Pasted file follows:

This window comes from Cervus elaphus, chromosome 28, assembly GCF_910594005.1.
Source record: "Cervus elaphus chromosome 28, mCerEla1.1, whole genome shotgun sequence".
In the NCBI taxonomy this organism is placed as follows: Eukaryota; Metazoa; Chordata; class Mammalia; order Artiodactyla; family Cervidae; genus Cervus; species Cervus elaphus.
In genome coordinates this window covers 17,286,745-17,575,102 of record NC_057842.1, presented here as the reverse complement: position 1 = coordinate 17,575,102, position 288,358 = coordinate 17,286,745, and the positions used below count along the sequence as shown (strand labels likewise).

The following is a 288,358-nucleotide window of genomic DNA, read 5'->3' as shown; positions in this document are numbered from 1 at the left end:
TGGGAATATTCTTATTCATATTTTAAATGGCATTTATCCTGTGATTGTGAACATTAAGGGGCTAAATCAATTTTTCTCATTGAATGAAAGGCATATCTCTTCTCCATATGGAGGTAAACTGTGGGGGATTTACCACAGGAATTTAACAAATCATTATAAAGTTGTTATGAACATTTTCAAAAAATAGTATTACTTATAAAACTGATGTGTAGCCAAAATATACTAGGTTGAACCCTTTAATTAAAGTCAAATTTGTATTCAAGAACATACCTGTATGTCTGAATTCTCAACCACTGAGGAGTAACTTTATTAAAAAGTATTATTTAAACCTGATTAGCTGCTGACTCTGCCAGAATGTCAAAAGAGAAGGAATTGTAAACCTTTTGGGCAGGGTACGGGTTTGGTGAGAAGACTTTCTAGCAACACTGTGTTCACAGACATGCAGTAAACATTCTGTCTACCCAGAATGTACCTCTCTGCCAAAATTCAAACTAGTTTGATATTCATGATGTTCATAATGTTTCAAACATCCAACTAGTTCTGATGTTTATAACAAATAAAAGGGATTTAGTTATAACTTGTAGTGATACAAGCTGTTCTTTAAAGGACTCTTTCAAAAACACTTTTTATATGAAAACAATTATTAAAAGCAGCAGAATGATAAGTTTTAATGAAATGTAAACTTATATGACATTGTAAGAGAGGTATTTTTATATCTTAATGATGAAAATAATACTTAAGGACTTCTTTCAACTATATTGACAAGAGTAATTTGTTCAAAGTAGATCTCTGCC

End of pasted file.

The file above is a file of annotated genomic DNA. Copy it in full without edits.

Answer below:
This window comes from Cervus elaphus, chromosome 28, assembly GCF_910594005.1.
Source record: "Cervus elaphus chromosome 28, mCerEla1.1, whole genome shotgun sequence".
In the NCBI taxonomy this organism is placed as follows: Eukaryota; Metazoa; Chordata; class Mammalia; order Artiodactyla; family Cervidae; genus Cervus; species Cervus elaphus.
In genome coordinates this window covers 17,286,745-17,575,102 of record NC_057842.1, presented here as the reverse complement: position 1 = coordinate 17,575,102, position 288,358 = coordinate 17,286,745, and the positions used below count along the sequence as shown (strand labels likewise).

The following is a 288,358-nucleotide window of genomic DNA, read 5'->3' as shown; positions in this document are numbered from 1 at the left end:
TGGGAATATTCTTATTCATATTTTAAATGGCATTTATCCTGTGATTGTGAACATTAAGGGGCTAAATCAATTTTTCTCATTGAATGAAAGGCATATCTCTTCTCCATATGGAGGTAAACTGTGGGGGATTTACCACAGGAATTTAACAAATCATTATAAAGTTGTTATGAACATTTTCAAAAAATAGTATTACTTATAAAACTGATGTGTAGCCAAAATATACTAGGTTGAACCCTTTAATTAAAGTCAAATTTGTATTCAAGAACATACCTGTATGTCTGAATTCTCAACCACTGAGGAGTAACTTTATTAAAAAGTATTATTTAAACCTGATTAGCTGCTGACTCTGCCAGAATGTCAAAAGAGAAGGAATTGTAAACCTTTTGGGCAGGGTACGGGTTTGGTGAGAAGACTTTCTAGCAACACTGTGTTCACAGACATGCAGTAAACATTCTGTCTACCCAGAATGTACCTCTCTGCCAAAATTCAAACTAGTTTGATATTCATGATGTTCATAATGTTTCAAACATCCAACTAGTTCTGATGTTTATAACAAATAAAAGGGATTTAGTTATAACTTGTAGTGATACAAGCTGTTCTTTAAAGGACTCTTTCAAAAACACTTTTTATATGAAAACAATTATTAAAAGCAGCAGAATGATAAGTTTTAATGAAATGTAAACTTATATGACATTGTAAGAGAGGTATTTTTATATCTTAATGATGAAAATAATACTTAAGGACTTCTTTCAACTATATTGACAAGAGTAATTTGTTCAAAGTAGATCTCTGCC